Zebpay, one of India’s largest cryptocurrency exchanges, is shutting shop.
Hamstrung for months by the Indian central bank’s diktat disallowing banks to undertake any cryptocurrency-related transactions, the company said it was shuttering its exchange.
“The curb on bank accounts has crippled our, and our customers’, ability to transact business meaningfully. At this point, we are unable to find a reasonable way to conduct the cryptocurrency exchange business,” Zebpay said in a blog post. “As a result, we are stopping our exchange activities.”
The Reserve Bank of India (RBI) has been unsympathetic to virtual currencies (VCs) for years, a stance that hardened shortly after a price boom in late 2017 piqued investor interest in bitcoin and other cryptocurrencies. Then, in April 2018, the central bank cracked down on the ecosystem, asking lenders to “not deal with or provide services to any individual or business entities dealing with or settling VCs.”
Facing a deathblow, India’s cryptocurrency exchanges took the RBI and other government agencies to court, and the ensuing legal battle has dragged on for months. India’s supreme court is yet to rule on the matter. For players like Zebpay, this wait has evidently turned out to be too much to deal with.
“Despite regulatory and banking problems along our journey, we continued to look for solutions as we did not want India to miss the bus of digital assets that power the public blockchain,” Zebpay explained in its blog post. “However, the recent past has been extremely difficult.”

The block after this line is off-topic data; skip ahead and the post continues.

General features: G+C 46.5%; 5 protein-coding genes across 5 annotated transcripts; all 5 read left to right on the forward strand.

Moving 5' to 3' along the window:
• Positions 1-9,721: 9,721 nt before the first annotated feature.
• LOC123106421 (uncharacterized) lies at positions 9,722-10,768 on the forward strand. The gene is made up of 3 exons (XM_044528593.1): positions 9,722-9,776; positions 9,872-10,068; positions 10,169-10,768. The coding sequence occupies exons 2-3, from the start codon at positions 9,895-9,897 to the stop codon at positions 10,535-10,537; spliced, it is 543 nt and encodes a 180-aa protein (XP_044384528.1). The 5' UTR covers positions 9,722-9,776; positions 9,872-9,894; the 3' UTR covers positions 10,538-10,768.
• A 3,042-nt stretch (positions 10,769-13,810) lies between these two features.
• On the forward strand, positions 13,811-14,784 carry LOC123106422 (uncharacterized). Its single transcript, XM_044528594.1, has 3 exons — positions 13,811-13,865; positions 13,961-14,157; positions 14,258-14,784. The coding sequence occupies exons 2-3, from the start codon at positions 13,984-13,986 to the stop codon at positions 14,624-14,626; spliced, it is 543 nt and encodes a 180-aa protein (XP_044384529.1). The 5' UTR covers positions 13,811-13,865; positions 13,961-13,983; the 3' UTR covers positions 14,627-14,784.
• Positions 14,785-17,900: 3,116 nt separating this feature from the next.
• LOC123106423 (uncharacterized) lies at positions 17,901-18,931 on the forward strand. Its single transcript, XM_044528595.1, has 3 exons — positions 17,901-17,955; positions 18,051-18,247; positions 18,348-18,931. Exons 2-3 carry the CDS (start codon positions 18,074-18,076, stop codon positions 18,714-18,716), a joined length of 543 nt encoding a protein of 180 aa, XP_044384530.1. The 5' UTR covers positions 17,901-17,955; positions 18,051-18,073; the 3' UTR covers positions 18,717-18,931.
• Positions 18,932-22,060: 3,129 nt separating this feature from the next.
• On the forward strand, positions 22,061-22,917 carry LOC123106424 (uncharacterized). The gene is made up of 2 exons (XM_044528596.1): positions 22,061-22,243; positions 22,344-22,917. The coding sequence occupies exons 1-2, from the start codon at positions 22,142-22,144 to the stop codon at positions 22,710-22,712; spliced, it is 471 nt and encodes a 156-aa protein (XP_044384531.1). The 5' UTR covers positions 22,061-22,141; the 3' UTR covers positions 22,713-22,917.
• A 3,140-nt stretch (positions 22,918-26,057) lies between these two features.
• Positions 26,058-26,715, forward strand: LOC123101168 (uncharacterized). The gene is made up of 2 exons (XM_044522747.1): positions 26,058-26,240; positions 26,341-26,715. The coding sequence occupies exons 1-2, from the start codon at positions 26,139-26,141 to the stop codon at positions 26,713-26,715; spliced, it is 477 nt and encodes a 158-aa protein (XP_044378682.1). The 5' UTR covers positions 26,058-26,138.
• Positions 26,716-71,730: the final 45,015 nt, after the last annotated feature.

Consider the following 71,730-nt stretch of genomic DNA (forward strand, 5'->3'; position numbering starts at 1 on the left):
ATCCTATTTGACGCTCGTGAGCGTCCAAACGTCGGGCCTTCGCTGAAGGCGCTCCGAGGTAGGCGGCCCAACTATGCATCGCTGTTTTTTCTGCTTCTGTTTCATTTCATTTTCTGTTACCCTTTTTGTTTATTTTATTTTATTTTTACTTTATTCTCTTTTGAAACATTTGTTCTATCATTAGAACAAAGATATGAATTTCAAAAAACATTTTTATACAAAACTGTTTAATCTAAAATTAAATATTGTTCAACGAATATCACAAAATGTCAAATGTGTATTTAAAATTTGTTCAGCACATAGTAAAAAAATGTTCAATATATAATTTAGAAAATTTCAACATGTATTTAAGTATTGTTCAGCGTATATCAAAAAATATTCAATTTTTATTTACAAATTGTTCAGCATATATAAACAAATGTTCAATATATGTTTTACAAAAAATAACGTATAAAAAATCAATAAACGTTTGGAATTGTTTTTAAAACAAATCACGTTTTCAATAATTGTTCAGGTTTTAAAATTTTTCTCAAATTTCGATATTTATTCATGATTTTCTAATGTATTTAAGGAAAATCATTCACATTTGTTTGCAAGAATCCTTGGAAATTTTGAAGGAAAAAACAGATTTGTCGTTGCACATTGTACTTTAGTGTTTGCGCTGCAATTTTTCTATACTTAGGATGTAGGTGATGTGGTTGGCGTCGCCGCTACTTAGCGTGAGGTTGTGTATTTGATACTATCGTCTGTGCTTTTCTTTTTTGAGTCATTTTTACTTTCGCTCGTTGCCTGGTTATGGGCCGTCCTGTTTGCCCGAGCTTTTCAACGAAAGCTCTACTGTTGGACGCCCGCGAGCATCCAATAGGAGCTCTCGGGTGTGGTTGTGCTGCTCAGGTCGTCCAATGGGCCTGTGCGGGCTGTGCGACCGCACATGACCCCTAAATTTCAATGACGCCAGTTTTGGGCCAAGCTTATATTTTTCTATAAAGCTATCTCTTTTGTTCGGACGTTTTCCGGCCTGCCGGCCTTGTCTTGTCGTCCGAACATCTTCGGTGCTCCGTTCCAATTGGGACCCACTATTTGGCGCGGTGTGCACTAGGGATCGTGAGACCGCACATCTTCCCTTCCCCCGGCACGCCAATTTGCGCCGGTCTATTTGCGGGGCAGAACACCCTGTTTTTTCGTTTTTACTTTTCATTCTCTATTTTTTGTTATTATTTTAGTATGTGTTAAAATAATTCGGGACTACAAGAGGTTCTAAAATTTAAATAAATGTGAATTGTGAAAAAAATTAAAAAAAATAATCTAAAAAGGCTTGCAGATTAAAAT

Founded in 2015, Zebpay latched on to the coattails of Indian investors’ early interest in cryptocurrencies, reportedly hitting 200,000 app downloads and an annual turnover of Rs500 crore in less than two years. At its peak in late 2017, the exchange was adding between 300,000 and 400,000 users every month. “The extent of interest in bitcoins is at unprecedented levels,” Sandeep Goenka, co-founder of Zebpay, told Quartz in November 2017. “Every time prices increase, investors who were sitting on the fence and were skeptical do enter the ecosystem.”
But the party began winding down in December. Indian tax authorities began looking into the affairs of multiple cryptocurrency exchanges, eventually leading to the RBI and the country’s finance ministry stepping in. In January 2018, according to industry estimates, India had 10 cryptocurrency exchanges with five million users, bringing in monthly volumes of Rs10,000 crore ($1.5 billion).
It’s been one blow after another since then, while a number of exchanges, including Zebpay, Unocoin, WazirX, and Koinex, shifted to crypto-to-crypto and peer-to-peer trade just to survive.
The already hurting Indian cryptocurrency ecosystem is now openly bleeding.
“While Zebpay has been a competitor, it’s unfortunate to see they’re shutting down their exchange. The crypto community needs to stay strong and stick together,” said Nischal Shetty, founder and CEO of WazirX, another such exchange. “We need to keep the crypto fire burning in India.”